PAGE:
Yes, those words of needing some TLC are generally scary. On a house it generally means it needs a total rehab.
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Old 02-09-2015, 12:43 AM   #76
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A number of things. But it's very rare to see metal shavings on a dip stick unless something catastrophic happened to the engine. And even then you'd have to pull the dip stick right after the engine had stopped before the metal had a chance to drop out of suspension to see much of it I would think.
I had opportunity to pull a dip stick with much very fine metal particles visible months after the engine had eaten itself alive. The metal flakes were finer than salt and suspended in the oil. Guess it takes some time for all of it to settle to bottom.
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Old 02-09-2015, 01:09 AM   #77
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Just today I installed some hawse pipes . I was using about a 15$ tube of caulk . I new it wasn't going to take all the caulk so I decided to work on my lazarette hatch framing so that I could use the whole tube of caulk . I almost took on too much work today just to keep from wasteing the rest of the caulk . My projects are usually organized to stop when I finish a tube or start something else that will finish a tube . I know that sounds crazy but I hate wasteing this expensive caulking .
Stich 16d nail in nozzle and with nail against wall pull calk gun trigger so calk surrounds nail shank completely. Wipe nail head and exterior of nozzle clean. Take 3" piece of electric tape and center it on nail head with tape brought down firmly against nozzle sides. Repeat with tape at 90 degrees over first piece of tape. Then take electric tape and wrap around the first two pieces starting from nail head area down a couple inches on nozzle. Be sure that there is no way for air to enter at nail head area.

Store calking tube in dark cool location. Most calks last for up to a year. Have had 3M 5200 slow cure adhesive last for longer than three months for reuse.
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Old 02-09-2015, 01:26 AM   #78
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I drive a 1998 chevy suburban that has 310,000 miles on it. Although almost nothing mechanical on it has nearly that many miles. It has quit on me several times but never left me stranded. I have a LARGE tool box and every spare imaginable. I carry a suitcase welder and a small cutting torch. A 20 lb CO2 bottle with a regulator, mostly to air up a low tire, but also to run a few air tools. Etc. I am a little paranoid when it comes to mechanical devices.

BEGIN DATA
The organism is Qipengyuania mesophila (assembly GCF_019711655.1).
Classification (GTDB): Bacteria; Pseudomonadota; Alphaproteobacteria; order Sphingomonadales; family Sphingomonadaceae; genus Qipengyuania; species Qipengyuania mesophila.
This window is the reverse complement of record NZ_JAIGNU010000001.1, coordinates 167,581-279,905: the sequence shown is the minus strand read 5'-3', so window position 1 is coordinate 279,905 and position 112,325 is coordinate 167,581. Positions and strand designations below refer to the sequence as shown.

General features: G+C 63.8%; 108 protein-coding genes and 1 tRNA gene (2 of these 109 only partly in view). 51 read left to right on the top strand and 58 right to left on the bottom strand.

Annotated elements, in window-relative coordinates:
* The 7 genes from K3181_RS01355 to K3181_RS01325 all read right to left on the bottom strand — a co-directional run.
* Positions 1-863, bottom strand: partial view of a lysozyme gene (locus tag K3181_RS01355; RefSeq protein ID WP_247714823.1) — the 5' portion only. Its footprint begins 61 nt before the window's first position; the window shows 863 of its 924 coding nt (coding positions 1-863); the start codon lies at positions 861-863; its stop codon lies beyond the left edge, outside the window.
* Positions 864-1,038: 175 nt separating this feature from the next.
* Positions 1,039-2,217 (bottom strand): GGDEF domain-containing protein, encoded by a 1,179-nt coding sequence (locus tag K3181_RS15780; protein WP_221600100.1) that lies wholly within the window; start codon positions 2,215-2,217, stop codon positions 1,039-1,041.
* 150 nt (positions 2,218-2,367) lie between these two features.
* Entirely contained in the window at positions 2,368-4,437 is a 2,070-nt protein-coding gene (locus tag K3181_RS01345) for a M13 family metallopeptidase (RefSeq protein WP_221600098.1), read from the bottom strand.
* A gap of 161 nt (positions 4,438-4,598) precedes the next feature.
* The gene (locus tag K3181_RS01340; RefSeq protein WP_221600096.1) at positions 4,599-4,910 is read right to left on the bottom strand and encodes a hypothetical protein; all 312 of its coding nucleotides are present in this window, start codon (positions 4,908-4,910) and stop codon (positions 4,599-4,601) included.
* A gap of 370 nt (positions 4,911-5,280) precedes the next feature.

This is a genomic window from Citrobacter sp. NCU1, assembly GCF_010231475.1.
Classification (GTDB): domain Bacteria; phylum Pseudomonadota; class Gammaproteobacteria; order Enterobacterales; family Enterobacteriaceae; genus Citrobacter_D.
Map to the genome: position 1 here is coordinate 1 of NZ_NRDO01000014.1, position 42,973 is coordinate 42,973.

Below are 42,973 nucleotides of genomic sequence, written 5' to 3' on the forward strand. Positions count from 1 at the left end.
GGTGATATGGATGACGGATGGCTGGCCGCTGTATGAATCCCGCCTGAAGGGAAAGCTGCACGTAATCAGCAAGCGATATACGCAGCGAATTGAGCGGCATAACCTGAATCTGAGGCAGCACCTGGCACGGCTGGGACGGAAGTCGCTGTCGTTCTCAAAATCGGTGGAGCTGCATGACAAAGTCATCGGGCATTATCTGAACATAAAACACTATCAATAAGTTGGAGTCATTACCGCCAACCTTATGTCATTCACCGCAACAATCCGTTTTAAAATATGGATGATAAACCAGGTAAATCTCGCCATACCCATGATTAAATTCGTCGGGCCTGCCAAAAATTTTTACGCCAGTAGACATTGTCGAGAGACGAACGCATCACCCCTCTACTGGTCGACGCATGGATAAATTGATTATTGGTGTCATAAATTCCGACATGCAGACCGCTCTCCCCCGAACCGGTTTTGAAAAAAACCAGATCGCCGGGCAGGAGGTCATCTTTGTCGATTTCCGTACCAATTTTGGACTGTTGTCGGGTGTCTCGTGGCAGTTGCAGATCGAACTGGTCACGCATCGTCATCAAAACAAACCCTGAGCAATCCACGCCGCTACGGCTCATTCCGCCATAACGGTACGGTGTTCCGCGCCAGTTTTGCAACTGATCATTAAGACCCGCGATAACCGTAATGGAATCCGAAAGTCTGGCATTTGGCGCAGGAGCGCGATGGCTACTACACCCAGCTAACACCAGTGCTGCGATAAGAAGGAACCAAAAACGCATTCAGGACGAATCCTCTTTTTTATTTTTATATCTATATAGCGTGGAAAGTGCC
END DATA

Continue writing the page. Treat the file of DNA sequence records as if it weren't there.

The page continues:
Kulas44 so you must be a great mechanic, but you choose to drive a pretty crummy truck. Well I owned three since the late 1980s and still have one. It rattles it shakes it rusts and one needed a replacement motor paid for by GM. The only reason why we own one is my wife halls heavy horse trailers and the GMs have the heft, but not the quality definitely not a Toyota. Our 2004 HD 250 diesel has 24,000 miles and has complained all the way. Different folks different take on things just like boats.
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Old 02-09-2015, 03:50 AM   #79
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Great tip, Mule, but I'll need that caulk quickly thawed to seal the wounds I'll get when my Admiral finds it next to her truffles in the freezer.
A better technique, I think, is to cut a finger tip off a thin poly glove (surgical glove) tape the open end of the finger around the nozzle of the tube while it's still in the gun with a bit of space in the tip of the finger, and then squeeze the gun's trigger to fill the tip of the finger with caulk. Absolutely no air can get through the glove and the ball of caulk in the finger tip and the caulk will stay good in the tube for (in our experience) up to six months, no freezer needed. Particularly if you tape over the open end of the tube with electrical tape (not blue tape or duct tape because air can get through them over time).

We learned this tip from the shipwright who regrooved and reseamed our main deck many years ago and it has saved us a fortune in caulk costs over the ensuing years.
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Old 02-09-2015, 06:24 AM   #80
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We bought our boat 3 years ago for around 30k . It needed a lot of work and still needs a whole lot more . We budgeted 5 k a year for repairs because that's about all we can afford . We always go over at least $1000.00 or so . We do all our own work and it's a lot of it . it's something almost everyday . If it's not at the boat it's at the shop getting something ready to install or on the phone ordering materials . If you have the tools , funds , a good place to work and a damn good work ethic you can do it . Boat repair is not easy . We still have a long ways to go without any real end insight ,but we like doing this sort of thing . We always try to get big heavy stuff done before the season. We could not afford a cheap trawler if we had to pay for labor .
I've seen some buy a real piece of crap and not do anything to it . It depends on what you want out of it ,but it still has to float .